Mirror Mirror: Remixing Snow White
Published: Tuesday, April 17, 2012
Updated: Tuesday, April 17, 2012 02:04
What will you get when America’s red-headed sweetheart plays an evil queen, a prince gets tied to a tree by dwarfs, and a princess carries a dagger? You get Mirror Mirror, the newest adaptation on the tale of Snow White. Most of us are familiar with Disney’s Snow White and the Seven Dwarfs from 1937. We know the scenario of Snow White biting the poison apple and succumbing to the evil queen’s wicked trick. The ending of the tale, when the handsome prince kisses Snow White and rescues her from a deep sleep, has become embedded in the pop culture stratosphere. Mirror Mirror, which is directed by Tarsem Singh, retains aspects that are reminiscent of the conventional Snow White tale. For instance, there’s the handsome prince, the evil queen, and Snow’s seven companions. However, Mirror Mirror spins a new twist on the ending of the classic tale, which will be left unspoiled.
Once the evil queen, played by Julia Roberts, wishes Snow, played by Lily Collins, to be dead so she can become the most beautiful of all in the world, the princess has no choice but to leave her life at the palace and learn to survive in the woods. Snow then meets the seven dwarves, and with their help she learns to fight, and becomes much bolder than the Snow White that we are all acquainted with. Towards the end of the film, the queen terrorizes the woods in an effort to find Snow. The Prince and the dwarfs attempt to protect the princess, but she objects. Instead she explains how she has read many stories where the end results in the prince saving the princess, but Snow wants to change the ending. With her dagger in tow, she leaves the prince in order to battle the queen and gains the control of her ideal ending.
Along with Mirror Mirror, this summer’s upcoming Snow White and the Huntsman, directed by Rupert Sanders, will offer the audience another perspective on the Snow White tale. However, while the PG rated Mirror Mirror has its comedic moments, and is targeted for younger demographics, Snow White and the Huntsman presents an adaptation geared for adults.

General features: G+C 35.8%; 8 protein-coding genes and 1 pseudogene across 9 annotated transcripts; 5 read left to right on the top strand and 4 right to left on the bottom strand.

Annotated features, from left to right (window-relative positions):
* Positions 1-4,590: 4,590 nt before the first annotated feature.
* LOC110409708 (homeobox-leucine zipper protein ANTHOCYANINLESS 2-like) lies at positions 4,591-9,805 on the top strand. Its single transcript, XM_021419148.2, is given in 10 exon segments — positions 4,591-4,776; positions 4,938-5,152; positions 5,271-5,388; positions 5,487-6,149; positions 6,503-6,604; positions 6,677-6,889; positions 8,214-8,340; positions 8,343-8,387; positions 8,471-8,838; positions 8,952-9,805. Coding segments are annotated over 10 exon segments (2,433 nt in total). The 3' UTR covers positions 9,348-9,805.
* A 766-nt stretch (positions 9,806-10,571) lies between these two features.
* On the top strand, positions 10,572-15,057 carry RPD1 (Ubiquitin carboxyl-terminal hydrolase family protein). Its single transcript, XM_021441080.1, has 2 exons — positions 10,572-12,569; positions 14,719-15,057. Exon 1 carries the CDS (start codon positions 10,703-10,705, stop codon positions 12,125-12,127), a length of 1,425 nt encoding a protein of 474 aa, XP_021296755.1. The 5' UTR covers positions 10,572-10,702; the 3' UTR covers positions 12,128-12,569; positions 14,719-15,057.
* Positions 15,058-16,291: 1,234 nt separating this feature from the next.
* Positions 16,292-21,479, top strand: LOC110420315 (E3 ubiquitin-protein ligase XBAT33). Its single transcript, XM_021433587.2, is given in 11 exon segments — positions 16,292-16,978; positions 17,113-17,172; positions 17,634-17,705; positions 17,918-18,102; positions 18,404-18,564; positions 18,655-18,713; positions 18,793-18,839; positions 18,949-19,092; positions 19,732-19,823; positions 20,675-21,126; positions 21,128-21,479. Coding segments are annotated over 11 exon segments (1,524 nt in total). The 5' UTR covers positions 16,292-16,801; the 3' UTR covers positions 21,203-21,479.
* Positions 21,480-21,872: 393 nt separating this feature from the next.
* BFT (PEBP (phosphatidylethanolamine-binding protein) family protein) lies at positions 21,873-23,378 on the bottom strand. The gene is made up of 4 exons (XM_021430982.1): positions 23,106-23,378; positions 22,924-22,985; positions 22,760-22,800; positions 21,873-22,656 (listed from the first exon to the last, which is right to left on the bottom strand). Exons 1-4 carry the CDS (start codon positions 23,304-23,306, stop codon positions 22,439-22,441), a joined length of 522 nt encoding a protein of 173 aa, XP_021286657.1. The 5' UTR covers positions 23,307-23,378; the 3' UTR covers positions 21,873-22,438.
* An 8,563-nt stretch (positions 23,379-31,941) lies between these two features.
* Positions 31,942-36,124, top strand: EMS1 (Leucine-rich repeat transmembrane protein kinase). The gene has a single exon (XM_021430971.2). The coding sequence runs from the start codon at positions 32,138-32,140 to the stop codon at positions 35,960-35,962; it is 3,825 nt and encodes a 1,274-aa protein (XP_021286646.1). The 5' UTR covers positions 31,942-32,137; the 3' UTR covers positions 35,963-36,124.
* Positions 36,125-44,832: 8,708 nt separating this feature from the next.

The trailer for Snow White and the Huntsman presents a darker take on the tale. Since it will reach an older demographic, it has the potential to take the classic tale to a completely different level than Mirror Mirror. For instance, although Julia Robert played a queen who was wicked and was consumed by vanity, the character also had her comedic moments such as trying to fit into a corset. Those humorous moments of the queen give viewers a break from her villainous ways. In the trailer for Snow White and the Huntsman, the evil queen, played by Charlize Theron isn’t comedic and appears downright menacing as a clip shows her in a snow covered forest before her black cloak morphs into sinister black crows.
The two films also differ in their approach to Snow White. While Mirror Mirror gives a portrayal of a Snow who is brave enough to save herself, as the film’s younger demographic do not want her behavior to be too audacious or violent; however, the upcoming film with Kristen Stewart presents a more fierce portrayal of Snow White. In preview, Stewart who plays Snow, is dressed similar to a knight as she dons a silver shield and armor. In another instance, Stewart’s character is huddled among an army as they all hold their shields. This version of Snow goes into battle, and faces perilous violence. Snow White and the Huntsman offers a more ferocious side to Snow White that a PG rated film can’t get away with.
While these films may differ in their approaches, they both work to deconstruct the traditional version of the well-known tale. These new versions of Snow White portray strong willed young women who fight and rescue themselves. With these two films, the notion of the helpless female is erased and new perspectives take place. Mirror Mirror and Snow White and the Huntsman’s appeal to different demographics will create the opportunity for both children and adults to view films that present different perspectives on conventional norms.